On a breezy summer day, top-seeded Agnieszka Radwanska of Poland captured the individual title Saturday at the 2016 Connecticut Open, hosted at the Connecticut Tennis Center at Yale.
Currently ranked fourth in the world, Radwanska outlasted Ukraine’s 19th-ranked Elina Svitolina in a tense final, winning 6–1, 7–6 (7–3). The tournament, now in its 19th year in the Elm City, plays an important role both for the New Haven community and for players looking to sharpen their play ahead of one of the biggest weeks in their professional season. Radwanska, speaking to a Women’s Tennis Association reporter after her match, emphasized the importance of the New Haven tournament in the lead up to the 2016 U.S. Open that begins this week.
“[This] kind of title helps a lot,” Radwanska said. “I hope I can keep it up and play the same tennis in New York. That was great preparation.”
In the doubles tournament final, world number one Sania Mirza of India and her partner, No. 15 Romanian Monica Niculescu, dispatched Ukraine’s Kateryna Bondarenko and Taipei’s Chuang Chia-jung in two sets, 7–5, 6–4.
The Connecticut Open has been held in New Haven since 1998. Throughout its nearly two-decadelong history, the tournament has brought the Yale and New Haven communities a taste of the grandeur of professional tennis, drawing in legends like Caroline Wozniacki and Venus Williams in recent years. The tournament also featured a men’s competition between 2005 and 2010, featuring stars like Croatian Marin Cilic and American Mardy Fish.
“I think it’s such a good opportunity to see high-level tennis up close,” said Yale women’s tennis player Elizabeth Zordani ’18, who was watching her sisters compete at Cullman-Heyman in a U.S. Open qualifier. “We got to interact with the players; we see them all around campus.”
One of the players Zordani met was Canadian Eugenie Bouchard, who toured the Yale campus with Caroline Lynch ’17 in a video posted on the University’s website.
Bouchard, once ranked as high as fifth in the world, reached the finals at Wimbledon in 2014.
“[Bouchard’s] 22, so she’s around my age,” Zordani said. “She was so sweet and approachable, I felt like she could have been in college with me.”
Outside the stadium, booths lined the pathways, peddling everything from United States Tennis Association memberships to life insurance to ice cream. Yale students, New Haven locals and tennis fans from around the Northeast reveled in the lighthearted atmosphere that surrounded the week of action.
Zordani added that the organizers did an excellent job at amplifying the fan experience, with such promotions as Kid’s Day and a Women’s Day.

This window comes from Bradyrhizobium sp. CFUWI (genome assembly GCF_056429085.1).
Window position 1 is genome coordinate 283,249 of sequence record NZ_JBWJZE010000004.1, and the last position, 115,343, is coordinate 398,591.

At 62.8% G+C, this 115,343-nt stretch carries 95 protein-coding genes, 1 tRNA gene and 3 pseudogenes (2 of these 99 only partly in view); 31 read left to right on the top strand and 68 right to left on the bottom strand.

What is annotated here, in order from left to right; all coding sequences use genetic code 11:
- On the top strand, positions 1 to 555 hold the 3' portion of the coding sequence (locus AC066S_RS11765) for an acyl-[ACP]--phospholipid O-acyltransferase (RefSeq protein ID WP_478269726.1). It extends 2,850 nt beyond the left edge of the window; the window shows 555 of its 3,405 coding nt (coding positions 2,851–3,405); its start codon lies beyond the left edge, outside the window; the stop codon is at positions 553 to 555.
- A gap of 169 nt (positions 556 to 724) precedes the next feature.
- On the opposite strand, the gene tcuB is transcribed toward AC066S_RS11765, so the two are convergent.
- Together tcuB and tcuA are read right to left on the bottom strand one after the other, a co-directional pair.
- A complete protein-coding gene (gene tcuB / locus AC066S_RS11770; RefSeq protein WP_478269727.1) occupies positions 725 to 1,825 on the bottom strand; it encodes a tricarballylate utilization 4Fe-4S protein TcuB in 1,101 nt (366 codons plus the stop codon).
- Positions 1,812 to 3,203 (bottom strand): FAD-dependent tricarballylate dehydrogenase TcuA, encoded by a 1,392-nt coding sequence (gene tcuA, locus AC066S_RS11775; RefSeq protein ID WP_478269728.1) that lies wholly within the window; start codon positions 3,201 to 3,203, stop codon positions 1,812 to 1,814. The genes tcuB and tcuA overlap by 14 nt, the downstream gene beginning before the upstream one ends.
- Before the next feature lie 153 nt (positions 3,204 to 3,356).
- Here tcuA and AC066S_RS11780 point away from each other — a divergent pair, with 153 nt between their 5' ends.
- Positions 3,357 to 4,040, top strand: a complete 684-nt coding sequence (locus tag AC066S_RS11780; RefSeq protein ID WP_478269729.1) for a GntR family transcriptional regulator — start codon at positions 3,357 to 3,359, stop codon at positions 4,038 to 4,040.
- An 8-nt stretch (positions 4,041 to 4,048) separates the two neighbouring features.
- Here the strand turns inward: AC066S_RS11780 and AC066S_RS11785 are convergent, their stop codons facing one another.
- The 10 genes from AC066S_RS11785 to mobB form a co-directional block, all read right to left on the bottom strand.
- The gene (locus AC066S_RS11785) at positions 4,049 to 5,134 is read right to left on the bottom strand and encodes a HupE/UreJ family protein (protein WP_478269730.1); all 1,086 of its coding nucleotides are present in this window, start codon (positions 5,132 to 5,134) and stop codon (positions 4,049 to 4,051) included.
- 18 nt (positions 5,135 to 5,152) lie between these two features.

Beyond meeting some of the competitors, just last year one Bulldog tennis player even played in the tournament. Carol Finke ’18 battled American Louisa Chirico in the first set of qualifiers of the 2015 tournament, before falling to the current No. 76-ranked player.
“It’s an incredibly special feeling of pride to play at Yale where you represent not only yourself, but [also your] family, coaches and school,” Finke said. “I was up 30–0 on the scoreboard, and I motioned to my dad and friends watching to take a picture because it was the only time I would ever be up against a professional player.”
In addition to the tournament itself, the Cullman-Heyman Tennis Center also played host to an exhibition tournament featuring male legends of the game. On Thursday night, seven-time Grand Slam champion John McEnroe fell 6–4 to former great and Westport, Connecticut resident James Blake.
On Friday, former U.S. Open champion Andy Roddick was ousted 6–4 to Australian Mark Philippoussis — Philippoussis went on to defeat Blake 6–2 in the exhibition final.
According to McEnroe, the retirees still treated these single-set matches seriously.
“I think [with] any athlete that you speak to, I don’t think the competitive juices ever leave,” McEnroe said during a pre-match press conference. “The cliché ‘one match at a time’ is more irrelevant when you get to be my age. I’m about at the end of my [career] so this could be the final walk off the plank.”
The Connecticut Open was broadcast on ESPN2 and is the final of eight summer tournaments, known collectively as the Emirates Airline U.S. Open Series, linking to the U.S. Open, currently taking place in Flushing, New York.